Thursday, February 14, 2013

Kid Friendly Newspapers Via Augmented Reality

Someone recently shared this Popular Science article about an augmented reality app that 'translates' newspapers for children.  The main idea is to simplify the language, add animations, and include character commentaries to make difficult topics easier and more enjoyable to read.



At first, this seems like a really cool use of augmented reality.  Maybe it could even help revitalize the newspaper industry.  Why not transform something that's designed for adults into something adults and kids can enjoy together?

The only problem is that the newspaper isn't really needed once you have the app.

I mean, it's needed in a literal sense, since that's what kicks off the augmentations in the app.  But once you have a digital version of the contents, why would you need a print version, too? Is the 'reality' part of this augmented reality app adding something - anything - to the experience?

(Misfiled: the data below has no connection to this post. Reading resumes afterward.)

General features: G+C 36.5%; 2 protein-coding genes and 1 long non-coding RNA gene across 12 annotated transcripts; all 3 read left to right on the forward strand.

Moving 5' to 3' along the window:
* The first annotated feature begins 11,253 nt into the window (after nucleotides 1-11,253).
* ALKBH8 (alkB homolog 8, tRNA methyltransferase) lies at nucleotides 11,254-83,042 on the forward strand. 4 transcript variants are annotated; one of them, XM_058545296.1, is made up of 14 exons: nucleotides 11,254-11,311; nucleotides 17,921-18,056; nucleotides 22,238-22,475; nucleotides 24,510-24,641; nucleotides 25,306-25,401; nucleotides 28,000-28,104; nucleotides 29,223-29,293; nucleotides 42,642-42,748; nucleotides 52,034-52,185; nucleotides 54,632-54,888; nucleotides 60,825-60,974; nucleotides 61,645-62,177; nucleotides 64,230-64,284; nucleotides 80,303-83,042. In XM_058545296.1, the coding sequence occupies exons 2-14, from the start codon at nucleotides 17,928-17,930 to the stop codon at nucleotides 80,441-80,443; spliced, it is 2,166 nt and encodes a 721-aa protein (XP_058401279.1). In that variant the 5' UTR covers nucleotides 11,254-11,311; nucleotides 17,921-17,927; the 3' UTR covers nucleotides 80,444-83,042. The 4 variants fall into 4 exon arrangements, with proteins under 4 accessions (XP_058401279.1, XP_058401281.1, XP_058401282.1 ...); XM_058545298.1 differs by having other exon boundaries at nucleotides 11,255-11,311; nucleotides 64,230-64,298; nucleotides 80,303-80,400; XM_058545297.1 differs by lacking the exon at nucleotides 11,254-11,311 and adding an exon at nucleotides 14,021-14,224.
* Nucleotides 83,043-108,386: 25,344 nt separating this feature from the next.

To understand why AR apps should meaningfully include reality, have a look at my recent work on the subject.  If reality isn't an integral part of the AR equation, then we probably aren't using the best interface for the job.  This goes for learning apps, which I focused on in the above link, as well as many other types.

The article above seems to agree with this sentiment, asking these questions among others: "If you already have the content, why not just post it online, Tokyo Shimbun? Will any kids actually want to use this?"

Very good questions indeed.  I truly believe AR has huge potential, especially in education.  But it's never going to move past gimmick if we can't design apps that align with reality for a reason.

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